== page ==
Motorola Solutions corporate vice president, Michael Kaae discusses the company’s presence at Critical Communications World 2023
Why is Critical Communications World important to attend for your organisation?
As the Platinum Sponsor of CCW, Motorola Solutions is proud to have a large presence at the event. CCW allows us to connect with both existing and prospective customers and provides us with a platform to start meaningful dialogues with those in the public safety and enterprise security communities.
CCW is also a forum for different types of conversation, including technical discussions. Indeed, through these conversations, we are able to devise innovative solutions which address the dynamic challenges encountered by those in public safety and security.
What specific products or services will you be showcasing this year? Are these new to the market?
This year we’re proud to showcase our ‘Connected Environments’. We’ll be demonstrating the ways in which secure interconnectivity enables safer, efficient, futureproof public safety solutions, from the control room to those working in the field.
We’ll be showing our new ‘Connected Officer,’ incorporating the latest body-worn camera technology. We’ll also be encouraging visitors to explore our ‘Connected Vehicle,’ in which we demonstrate how the integration of video and advanced analytics into the vehicle environment is transforming the effectiveness of field teams.
As part of the ‘Connected Control Room’ experience meanwhile, we will be showing how to reliably interconnect LMR and broadband networks, to build resilient solutions in the field that allow cross-border and inter-agency communications.
What are the key messages that you would like attendees to take away after visiting your booth?
I believe that we are on the brink of a new era in mission-critical communications. Thanks to advanced enabling technologies, such as AI, video analytics, cloud computing and mobile broadband we are much better equipped to tackle many of the most pressing public safety issues.
It is an exciting time to be involved in this field, and I would encourage attendees to engage with the possibilities afforded by our unified solutions.
Attendees will garner an understanding of the ways in which our connected technologies help mitigate threats and enable a streamlined, unified response, especially during mutual aid situations.
What do you see as being the big issues and challenges for the sector over the next five years?
It’s common that the opportunities within the sector are also accompanied by some of the biggest challenges. One example are the challenges associated with the deployment of 3GPP MCX mission-critical broadband services.
However, the opportunity which arises from this is our ability to provide a unified experience during the extended period of co-existence, ensuring seamless, robust and secure communications across multiple communication technologies, be that LMR or MCX.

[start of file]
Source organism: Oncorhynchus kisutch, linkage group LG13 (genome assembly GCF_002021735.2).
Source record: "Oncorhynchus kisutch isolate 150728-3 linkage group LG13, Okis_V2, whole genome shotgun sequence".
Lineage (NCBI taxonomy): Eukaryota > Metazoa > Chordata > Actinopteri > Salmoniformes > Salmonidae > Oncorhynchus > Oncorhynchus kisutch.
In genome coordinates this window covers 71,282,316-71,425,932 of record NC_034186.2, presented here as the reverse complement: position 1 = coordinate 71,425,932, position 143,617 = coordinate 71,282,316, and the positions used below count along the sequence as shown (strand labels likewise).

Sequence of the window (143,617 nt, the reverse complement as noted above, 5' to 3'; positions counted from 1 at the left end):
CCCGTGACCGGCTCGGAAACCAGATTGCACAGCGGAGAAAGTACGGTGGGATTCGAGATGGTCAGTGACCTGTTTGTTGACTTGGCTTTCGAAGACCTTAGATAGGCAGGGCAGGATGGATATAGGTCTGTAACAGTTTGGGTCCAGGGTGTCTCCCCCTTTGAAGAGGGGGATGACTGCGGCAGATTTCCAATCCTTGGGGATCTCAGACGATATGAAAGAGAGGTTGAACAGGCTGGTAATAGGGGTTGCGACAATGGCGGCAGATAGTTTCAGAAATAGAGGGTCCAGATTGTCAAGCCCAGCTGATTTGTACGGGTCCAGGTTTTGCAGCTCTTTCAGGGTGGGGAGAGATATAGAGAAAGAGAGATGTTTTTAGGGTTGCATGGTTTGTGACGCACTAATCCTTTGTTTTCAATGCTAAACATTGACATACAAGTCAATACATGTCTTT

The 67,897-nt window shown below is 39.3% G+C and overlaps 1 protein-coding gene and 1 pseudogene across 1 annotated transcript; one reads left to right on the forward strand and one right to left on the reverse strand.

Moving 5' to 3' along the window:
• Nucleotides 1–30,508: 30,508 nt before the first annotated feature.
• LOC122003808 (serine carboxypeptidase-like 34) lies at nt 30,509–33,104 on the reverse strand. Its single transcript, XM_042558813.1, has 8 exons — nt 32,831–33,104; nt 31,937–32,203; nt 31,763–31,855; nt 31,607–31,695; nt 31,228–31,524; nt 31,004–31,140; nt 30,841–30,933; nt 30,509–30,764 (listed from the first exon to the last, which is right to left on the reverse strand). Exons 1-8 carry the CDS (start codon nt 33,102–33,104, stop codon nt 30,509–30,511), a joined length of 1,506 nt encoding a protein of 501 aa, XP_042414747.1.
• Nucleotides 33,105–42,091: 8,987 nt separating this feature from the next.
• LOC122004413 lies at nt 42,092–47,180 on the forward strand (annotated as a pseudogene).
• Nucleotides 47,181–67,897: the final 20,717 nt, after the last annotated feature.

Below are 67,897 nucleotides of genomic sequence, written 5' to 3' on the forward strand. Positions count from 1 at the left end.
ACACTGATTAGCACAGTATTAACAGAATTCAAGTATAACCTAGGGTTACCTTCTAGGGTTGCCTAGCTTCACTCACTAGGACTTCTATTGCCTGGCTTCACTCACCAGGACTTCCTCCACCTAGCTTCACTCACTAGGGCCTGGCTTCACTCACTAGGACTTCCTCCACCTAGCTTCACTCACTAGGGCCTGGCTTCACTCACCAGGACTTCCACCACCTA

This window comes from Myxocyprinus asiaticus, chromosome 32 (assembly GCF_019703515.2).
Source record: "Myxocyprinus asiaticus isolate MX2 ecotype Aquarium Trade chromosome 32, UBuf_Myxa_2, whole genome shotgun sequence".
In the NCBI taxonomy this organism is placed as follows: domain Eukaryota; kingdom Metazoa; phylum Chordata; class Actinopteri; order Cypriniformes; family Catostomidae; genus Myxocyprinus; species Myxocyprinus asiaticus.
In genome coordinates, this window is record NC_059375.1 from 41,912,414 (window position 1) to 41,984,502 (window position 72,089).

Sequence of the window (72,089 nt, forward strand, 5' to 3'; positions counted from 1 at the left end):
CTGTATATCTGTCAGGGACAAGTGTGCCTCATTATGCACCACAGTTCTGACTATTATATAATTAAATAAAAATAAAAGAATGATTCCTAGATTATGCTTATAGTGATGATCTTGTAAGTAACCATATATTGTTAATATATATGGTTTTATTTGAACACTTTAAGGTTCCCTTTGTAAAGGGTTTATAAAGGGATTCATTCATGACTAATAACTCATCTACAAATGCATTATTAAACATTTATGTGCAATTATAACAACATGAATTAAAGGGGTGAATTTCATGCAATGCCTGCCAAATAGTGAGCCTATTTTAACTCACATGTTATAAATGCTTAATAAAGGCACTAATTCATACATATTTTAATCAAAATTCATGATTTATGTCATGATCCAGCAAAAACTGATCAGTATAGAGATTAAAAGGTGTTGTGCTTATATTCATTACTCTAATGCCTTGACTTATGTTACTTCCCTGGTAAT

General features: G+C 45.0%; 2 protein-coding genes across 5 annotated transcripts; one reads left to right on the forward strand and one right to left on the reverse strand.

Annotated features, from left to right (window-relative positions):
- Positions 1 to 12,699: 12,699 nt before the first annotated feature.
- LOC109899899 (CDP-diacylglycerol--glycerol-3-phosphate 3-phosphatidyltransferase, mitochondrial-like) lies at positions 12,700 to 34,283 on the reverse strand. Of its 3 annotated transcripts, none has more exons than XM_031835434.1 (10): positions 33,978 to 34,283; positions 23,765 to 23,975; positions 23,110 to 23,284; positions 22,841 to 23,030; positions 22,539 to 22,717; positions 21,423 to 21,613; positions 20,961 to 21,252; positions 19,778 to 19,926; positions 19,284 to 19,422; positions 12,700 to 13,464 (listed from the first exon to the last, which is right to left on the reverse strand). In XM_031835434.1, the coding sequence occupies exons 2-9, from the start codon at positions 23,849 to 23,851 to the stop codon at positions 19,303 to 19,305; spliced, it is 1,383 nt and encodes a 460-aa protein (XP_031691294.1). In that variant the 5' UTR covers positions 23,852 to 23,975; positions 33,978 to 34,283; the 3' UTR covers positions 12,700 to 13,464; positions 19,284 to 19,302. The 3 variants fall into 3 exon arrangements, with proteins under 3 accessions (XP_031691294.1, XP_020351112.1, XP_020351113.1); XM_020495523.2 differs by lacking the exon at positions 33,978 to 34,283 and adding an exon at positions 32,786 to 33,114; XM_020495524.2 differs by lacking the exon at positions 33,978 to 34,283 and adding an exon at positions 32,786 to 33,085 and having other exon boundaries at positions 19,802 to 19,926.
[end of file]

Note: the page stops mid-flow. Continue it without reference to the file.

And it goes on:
We’re also seeing the way in which citizens interact with public safety services evolving, due to the ever-growing use and acceptance of smartphones and smart devices. While this opens up huge opportunities for communication - other than via voice -, it isn't without its challenges.
Our purpose-built mission-critical ecosystem addresses the challenges of this new context – specifically. It helps government and enterprise organisations collect, store, manage and operationalise the data captured across multiple channels.
And of course, thoughtful, responsible, ethical use of technology within the boundaries of regulations, - especially in applications of AI - remains pertinent. Although AI supports efficient and high-quality decision making, the prevention of bias is a key area of focus.
What will be the most transformative development over the next five years in terms of the technology? What will that mean for user operations, as well as the broader market?
There are a number of technology developments whose impact, I believe, will be transformative in the next five years. A key area is natural language processing and the integration of AI into existing workflows.
With regards to natural language processing, in the context of Connected Environments, we’re excited about the potential of bridging the vision and language domains. For example, using natural language when looking for a person of interest or a vehicle during a post-incident investigation. This has the overall benefit of providing users with quick access to critical information and enabling safer operational outcomes.
A growing acceptance of AI will inevitably lead to more stable and reliable data, positively impacting decision-making and recommendations. Over time, I believe that the sophistication of these systems will improve, resulting in more personalised AI, learning an individual's preferences and requirements.
Author: Philip Mason